We are satisfied, on the evidence, that the message in question is menacing in its content and obviously so. It is difficult to imagine anything more clear. It fits the Oxford English Dictionary definition and the observations of Lord Justice Sedley, to which we have earlier referred. It is, in our judgement, menacing per se.

Although the offence does not require the message to be seen, we take the view that an ordinary person seeing this, and we have no evidence that anyone did, would see it in that way and be alarmed. The airport staff did see it and were sufficiently concerned to report it. As the authorities make it clear, there is no need for anyone to see the message and in any event, different people can have different views.

The required mens rea for this offence is that the person sending the message must have intended the message to be menacing, or be aware that it might be taken to be so.

This Appellant was 26, well-educated and in a responsible job and there is no evidence that he is anything other than of sound mind. We, of course, bear in mind his evidence and the importance of his good character, acknowledging, of course, that good character cannot provide a defence.

We found the Appellant to be an unimpressive witness. We find it impossible to accept that anyone living in this country, in the current climate of terrorist threats, particularly at airports, would not be aware of the consequences of his actions in making such a statement.

Furthermore, we are satisfied that he, as an experienced user of Twitter, made a deliberate decision to post this message on the public timeline of Twitter, on the very day he sent seemingly related private messages to Crazy Colours and within two hours of posting them. We do not accept his evidence that he was unaware of television news and newspaper reports at the material time. His account in interview, as we have observed earlier, was self-serving, although we note that at page 2 of his interview, he uses the expression, when dealing with his Twitter experiences, not to this serious of magnitude.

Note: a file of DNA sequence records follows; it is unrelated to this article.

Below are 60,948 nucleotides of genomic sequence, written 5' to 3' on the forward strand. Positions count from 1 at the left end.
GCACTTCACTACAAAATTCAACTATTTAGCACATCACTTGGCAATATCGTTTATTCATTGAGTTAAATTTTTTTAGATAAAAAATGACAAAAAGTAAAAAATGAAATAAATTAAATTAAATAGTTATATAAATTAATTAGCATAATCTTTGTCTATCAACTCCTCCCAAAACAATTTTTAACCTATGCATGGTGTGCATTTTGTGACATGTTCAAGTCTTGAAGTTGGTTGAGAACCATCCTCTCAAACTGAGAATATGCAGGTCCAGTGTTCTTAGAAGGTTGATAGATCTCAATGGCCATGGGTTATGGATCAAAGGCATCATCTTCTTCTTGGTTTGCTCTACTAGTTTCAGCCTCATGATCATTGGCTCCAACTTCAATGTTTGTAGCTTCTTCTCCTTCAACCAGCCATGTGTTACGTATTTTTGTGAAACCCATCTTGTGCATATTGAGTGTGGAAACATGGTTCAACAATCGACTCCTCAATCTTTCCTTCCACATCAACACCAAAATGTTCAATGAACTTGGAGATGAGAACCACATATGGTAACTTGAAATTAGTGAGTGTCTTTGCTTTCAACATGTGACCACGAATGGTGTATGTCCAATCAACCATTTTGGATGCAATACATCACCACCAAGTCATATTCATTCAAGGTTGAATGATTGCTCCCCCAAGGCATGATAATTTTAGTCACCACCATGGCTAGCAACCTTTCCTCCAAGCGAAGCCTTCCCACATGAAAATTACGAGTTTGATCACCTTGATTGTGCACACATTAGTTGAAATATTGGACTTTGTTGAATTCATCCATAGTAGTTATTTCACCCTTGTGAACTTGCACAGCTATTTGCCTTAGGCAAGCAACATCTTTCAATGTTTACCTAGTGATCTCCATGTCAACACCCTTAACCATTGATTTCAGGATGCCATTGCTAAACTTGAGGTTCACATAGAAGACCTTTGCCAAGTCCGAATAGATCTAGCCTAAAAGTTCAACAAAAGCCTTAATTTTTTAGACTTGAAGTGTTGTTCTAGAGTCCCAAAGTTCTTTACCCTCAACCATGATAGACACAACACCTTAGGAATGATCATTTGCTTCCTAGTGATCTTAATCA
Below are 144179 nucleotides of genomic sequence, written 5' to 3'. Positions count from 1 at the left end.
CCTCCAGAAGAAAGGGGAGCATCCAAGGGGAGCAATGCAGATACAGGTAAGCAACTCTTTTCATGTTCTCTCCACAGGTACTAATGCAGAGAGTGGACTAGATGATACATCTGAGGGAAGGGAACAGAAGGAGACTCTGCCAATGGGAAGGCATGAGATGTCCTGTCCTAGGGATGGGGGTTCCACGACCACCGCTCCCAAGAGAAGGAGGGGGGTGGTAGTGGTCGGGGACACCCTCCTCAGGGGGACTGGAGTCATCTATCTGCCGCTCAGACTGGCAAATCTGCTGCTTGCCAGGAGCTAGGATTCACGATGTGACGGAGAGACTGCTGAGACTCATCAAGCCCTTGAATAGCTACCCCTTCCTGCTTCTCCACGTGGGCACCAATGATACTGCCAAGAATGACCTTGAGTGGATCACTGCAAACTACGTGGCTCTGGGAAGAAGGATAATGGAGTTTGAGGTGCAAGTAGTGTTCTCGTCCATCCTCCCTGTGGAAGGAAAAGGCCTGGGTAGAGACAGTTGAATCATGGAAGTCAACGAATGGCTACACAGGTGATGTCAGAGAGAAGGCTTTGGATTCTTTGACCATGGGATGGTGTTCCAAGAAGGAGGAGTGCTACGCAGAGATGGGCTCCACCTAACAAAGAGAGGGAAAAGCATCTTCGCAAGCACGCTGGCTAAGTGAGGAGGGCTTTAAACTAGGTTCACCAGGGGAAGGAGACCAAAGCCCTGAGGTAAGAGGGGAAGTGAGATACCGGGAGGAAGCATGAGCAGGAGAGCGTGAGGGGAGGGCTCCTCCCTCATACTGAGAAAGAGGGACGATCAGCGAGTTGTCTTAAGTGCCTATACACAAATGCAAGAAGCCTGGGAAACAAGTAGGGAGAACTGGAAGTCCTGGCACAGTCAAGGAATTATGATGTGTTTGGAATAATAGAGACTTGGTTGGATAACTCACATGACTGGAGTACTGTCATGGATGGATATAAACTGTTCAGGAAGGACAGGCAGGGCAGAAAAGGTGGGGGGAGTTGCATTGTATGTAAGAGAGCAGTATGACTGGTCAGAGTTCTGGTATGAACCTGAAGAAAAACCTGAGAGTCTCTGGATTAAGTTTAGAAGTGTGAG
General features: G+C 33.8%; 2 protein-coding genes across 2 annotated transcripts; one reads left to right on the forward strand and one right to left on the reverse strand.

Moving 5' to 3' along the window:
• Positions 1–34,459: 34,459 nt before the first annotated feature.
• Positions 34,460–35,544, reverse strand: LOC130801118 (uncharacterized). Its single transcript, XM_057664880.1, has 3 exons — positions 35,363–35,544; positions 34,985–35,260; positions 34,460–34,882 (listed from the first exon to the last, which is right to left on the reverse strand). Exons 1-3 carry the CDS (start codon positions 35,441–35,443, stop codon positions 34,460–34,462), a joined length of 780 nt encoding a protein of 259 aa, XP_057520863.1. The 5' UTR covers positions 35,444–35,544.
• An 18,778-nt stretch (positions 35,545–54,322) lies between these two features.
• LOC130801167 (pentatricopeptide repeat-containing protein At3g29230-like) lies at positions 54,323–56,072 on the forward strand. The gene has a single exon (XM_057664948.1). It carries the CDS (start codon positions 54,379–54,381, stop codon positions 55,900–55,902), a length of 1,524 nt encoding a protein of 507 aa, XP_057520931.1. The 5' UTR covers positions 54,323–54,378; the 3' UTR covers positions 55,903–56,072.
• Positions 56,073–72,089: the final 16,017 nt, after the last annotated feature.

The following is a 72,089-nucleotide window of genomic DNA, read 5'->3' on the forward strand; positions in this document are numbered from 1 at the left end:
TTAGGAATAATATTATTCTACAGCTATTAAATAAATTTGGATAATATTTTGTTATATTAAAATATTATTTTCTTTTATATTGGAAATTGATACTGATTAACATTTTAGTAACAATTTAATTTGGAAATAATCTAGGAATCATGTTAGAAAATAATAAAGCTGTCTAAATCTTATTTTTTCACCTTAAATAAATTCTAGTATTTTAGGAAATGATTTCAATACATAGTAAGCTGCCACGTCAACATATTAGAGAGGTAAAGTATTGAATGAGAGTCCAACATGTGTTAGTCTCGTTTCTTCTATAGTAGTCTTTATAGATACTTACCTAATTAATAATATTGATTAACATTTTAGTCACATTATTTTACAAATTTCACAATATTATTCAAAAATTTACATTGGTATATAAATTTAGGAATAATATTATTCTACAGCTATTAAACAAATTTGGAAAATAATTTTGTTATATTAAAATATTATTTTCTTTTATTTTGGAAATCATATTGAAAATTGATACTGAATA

Accordingly, we are satisfied that the Respondent has proved the necessary mens rea and that the Appellant was, at the very least, aware that his message was of a menacing character.

(Reported by David Allen Green, Paul Chambers’ solicitor, at http://jackofkent.blogspot.com/)

Lord Justice Sedley and Collins

The Judge makes reference to Lord Justice Sedley.  He gave the leading judgement in Collins in the Court of Appeal, and his view was approved by the House of Lords.  Sedley LJ considered that the reason for the section 127(1)(a) offence was to protect people from unsolicited messages which they may find seriously objectionable.  He noted that the offence is addressed to messages, and said:

This is why it is the message, not its content, which is the basic ingredient of the statutory offence. The same content may be menacing or grossly offensive in one message and innocuous in another. … Here, as elsewhere, context is everything.

A menacing message, fairly plainly, is a message which conveys a threat – in other words, which seeks to create a fear in or through the recipient that something unpleasant is going to happen. Here the intended or likely effect on the recipient must ordinarily be a central factor in deciding whether the charge is made out.